With its dynamic student population and creative spirit, it should come as no surprise that Nantes’ gastronomic strength is its diversity. From charming bistros to sushi bars, and even to Michelin-starred restaurants, here’s our pick of Nantes’ best restaurants.
Restaurant, Contemporary, $$$
White chocolate and passion fruits mousse with red seasonal berries cake and strawberry ice cream
L’U.ni – which stands for ‘l’Univers de Nicolas’ or ‘Nicolas’ universe’ — has long been one of Nantes’ most stylish restaurants. Chef Nicolas Guiet learned his trade under Michelin-starred chef Eric Guérin and he’s a master of contemporary cuisine with a creative twist. Seasonal ingredients are grown in collaboration with gardener Olivier Durand, meaning that there’s always something new on the menu and there are plenty of surprises.
A cut above the city’s kebab joints, Anatolia serves up traditional Turkish cuisine that’s freshly prepared and delicious. The restaurant itself is simple, the service friendly and efficient (although be warned – the staff speak only a few words of English), but it’s the food that takes center stage. Typical Turkish dishes like Tavuk Şiş (chicken shish kebab), Köfte (meatballs) and Adana Kebabı (spicy Adana kebab) are served with masses of bread and salad. But for the full experience order a plate of mixed mezes to share, then follow it up with a gooey slice of baklava (sweet, nut-stuffed pastry).
One of only two Michelin-starred restaurants in Nantes, L’Atlantide 1874 is top of the list for foodies, with world-class cuisine, five-star service, and a lengthy wine list. Set in the historic Maison Guého, just a few doors down from the Musée Jules Verne and across the water from the Ile de Nantes, it’s the perfect setting for a romantic evening with its glass-fronted terrace looking out over the Loire River. The newly renovated property now has a brasserie and a chambre d’hôte (bed and breakfast) on-site.
Run by a French-Colombian couple, Nazca Cebicheria brings a Latin American flavour and the star of the show is, of course, Ceviche (raw fish marinated in lemon). The Peruvian dish is served up in a variety of inventive ways, with favorites including Tiradito (sashimi-style) or a spicy gazpacho sauce. The small restaurant has a big following, so reservations are recommended.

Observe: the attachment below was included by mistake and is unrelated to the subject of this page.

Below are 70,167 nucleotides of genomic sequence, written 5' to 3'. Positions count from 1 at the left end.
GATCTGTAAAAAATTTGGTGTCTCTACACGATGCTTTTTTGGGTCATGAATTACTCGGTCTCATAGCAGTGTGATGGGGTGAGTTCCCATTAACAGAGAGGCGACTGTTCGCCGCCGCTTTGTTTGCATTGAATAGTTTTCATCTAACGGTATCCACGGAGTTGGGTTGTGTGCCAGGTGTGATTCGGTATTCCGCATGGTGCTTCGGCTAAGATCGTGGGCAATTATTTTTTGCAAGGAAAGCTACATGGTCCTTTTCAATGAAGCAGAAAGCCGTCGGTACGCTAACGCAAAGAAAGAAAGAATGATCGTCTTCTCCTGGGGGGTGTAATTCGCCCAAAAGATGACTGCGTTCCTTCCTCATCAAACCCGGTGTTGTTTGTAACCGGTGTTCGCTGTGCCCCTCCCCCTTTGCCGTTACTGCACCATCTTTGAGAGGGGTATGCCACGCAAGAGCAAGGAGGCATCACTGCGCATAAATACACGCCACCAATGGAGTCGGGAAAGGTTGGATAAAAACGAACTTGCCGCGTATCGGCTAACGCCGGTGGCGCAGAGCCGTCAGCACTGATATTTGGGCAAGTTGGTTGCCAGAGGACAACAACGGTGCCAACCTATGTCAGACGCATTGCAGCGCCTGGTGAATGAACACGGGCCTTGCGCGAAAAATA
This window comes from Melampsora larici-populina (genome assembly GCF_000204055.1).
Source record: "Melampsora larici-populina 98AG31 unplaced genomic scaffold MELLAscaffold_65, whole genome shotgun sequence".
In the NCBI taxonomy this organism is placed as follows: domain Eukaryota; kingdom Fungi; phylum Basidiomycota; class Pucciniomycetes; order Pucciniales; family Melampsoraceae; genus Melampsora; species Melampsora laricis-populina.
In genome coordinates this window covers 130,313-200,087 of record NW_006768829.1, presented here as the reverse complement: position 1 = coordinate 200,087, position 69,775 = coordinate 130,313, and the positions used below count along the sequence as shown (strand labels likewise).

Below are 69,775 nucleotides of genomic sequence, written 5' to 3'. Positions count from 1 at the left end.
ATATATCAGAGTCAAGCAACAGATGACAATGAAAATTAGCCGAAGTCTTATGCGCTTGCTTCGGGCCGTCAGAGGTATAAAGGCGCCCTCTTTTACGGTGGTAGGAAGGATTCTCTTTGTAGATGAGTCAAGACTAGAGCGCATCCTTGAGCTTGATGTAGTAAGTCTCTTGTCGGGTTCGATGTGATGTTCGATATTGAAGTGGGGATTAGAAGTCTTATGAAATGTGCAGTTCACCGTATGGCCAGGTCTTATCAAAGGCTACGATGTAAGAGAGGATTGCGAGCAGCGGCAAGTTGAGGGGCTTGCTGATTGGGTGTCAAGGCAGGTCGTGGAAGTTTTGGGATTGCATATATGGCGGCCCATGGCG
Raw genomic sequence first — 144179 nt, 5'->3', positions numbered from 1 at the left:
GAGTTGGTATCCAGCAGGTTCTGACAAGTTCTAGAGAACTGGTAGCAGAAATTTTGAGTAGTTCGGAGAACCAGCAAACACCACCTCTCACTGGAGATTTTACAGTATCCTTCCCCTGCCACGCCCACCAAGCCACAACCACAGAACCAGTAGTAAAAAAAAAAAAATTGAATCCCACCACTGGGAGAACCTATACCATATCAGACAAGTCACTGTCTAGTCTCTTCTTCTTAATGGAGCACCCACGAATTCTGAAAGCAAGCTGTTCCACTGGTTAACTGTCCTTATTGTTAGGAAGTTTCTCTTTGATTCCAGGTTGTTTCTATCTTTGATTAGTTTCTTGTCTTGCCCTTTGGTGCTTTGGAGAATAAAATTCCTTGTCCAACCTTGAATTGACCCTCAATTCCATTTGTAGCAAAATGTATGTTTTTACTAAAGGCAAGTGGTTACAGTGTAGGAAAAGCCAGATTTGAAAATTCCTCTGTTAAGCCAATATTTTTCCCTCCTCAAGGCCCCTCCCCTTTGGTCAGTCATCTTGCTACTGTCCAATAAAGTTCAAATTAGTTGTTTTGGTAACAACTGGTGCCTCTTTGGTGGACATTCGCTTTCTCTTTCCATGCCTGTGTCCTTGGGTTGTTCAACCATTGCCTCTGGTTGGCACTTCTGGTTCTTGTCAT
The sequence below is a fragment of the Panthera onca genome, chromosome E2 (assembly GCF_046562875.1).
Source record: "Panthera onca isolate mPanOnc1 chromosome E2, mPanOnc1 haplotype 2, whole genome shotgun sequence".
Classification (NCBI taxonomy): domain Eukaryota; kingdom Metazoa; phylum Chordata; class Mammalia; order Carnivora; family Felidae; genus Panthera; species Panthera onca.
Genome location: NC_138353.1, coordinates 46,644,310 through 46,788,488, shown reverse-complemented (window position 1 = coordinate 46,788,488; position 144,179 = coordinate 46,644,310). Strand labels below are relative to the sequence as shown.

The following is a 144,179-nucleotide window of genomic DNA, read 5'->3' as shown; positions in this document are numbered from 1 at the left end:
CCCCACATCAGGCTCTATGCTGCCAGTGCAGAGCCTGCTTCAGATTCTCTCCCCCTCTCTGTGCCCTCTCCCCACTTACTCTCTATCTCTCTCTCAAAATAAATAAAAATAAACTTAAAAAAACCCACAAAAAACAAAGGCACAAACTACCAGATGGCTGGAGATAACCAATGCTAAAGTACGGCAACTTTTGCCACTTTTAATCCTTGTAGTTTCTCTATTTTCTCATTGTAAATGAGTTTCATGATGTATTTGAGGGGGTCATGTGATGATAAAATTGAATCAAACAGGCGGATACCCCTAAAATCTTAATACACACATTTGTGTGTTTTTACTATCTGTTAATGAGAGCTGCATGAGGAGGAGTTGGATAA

A restaurant that’s brimming with locals is always a good sign and despite opening its doors only in 2017, Cuit Lu Cru already has a steady stream of regulars. Located in the lively Talensac quarter, it’s close proximity to the Talensac Market means fresh, seasonal ingredients are easy to come by and the emphasis is on classic French cuisine. Most importantly, everything is ‘faits maison’ (home-made) from the delicious sauces to the decadent macarons.
Hands down one of Nantes’ best fish restaurants, La Poissonnerie Et Pas Que (The Fish Market… and more!) does exactly what its name suggests, with a menu full of fresh fish, seafood, and the odd meat dish! Of course, the seafood is the star attraction and although menus change depending on availability, you’ll be likely to find platters of oysters, seafood casseroles, sea urchin soup, and wild sea bass on a regular basis.
Everything at La Raffinerie is sourced locally, from the meat and fish to flour and fresh herbs (there’s even a list of suppliers on their website), ensuring all ingredients are fresh, high-quality, and seasonal. Opt for a starter of foie gras, followed by pan-fried veal or scallops. Then go for home-made fruit sorbet accompanied by bread baked on-site plus a wine selection focused on boutique and upcoming winemakers. You can even watch your dinner being prepared in the open kitchen.
Sushi is the food du jour for Nantais foodies. And since opening in 2017, Sushi’kito has won over locals with its fresh, well-priced, and always tasty sushi. There’s a huge range of rolls, nigiri, and sashimi to choose from, plus some more unusual choices such as sushi burritos and sushi pizza – and the presentation is always inventive (bring your camera!). If you’re on a budget, head there during the weekday happy hour when everything is discounted by around 20% and if there are no seats left, you can always order to go.
Run by local gastronomes Béatrice & Christophe Levet, Analude is the kind of place that will impress even the most discerning foodies. The menu changes weekly, with innovative dishes that go far beyond the French classics, fabulous desserts and homemade sorbets, and the presentation is always show-stopping. They also run cooking classes on request and the on-site delicatessen sells a fine selection of artisan products, including flavoured oils, vinaigres, herbs, and spices.
Located in a charming, timber-fronted building at the heart of the Old Town, Le Bouchon is an atmospheric spot, whether you take a seat on its cobblestoned terrace or head inside to the candlelit courtyard. The menu is always changing, with a mix of reinvented French dishes, Mediterranean, and international cuisine. The home-made desserts are decadent and always worth saving room for. It’s worth mentioning the staff too, who are renowned for giving a warm welcome.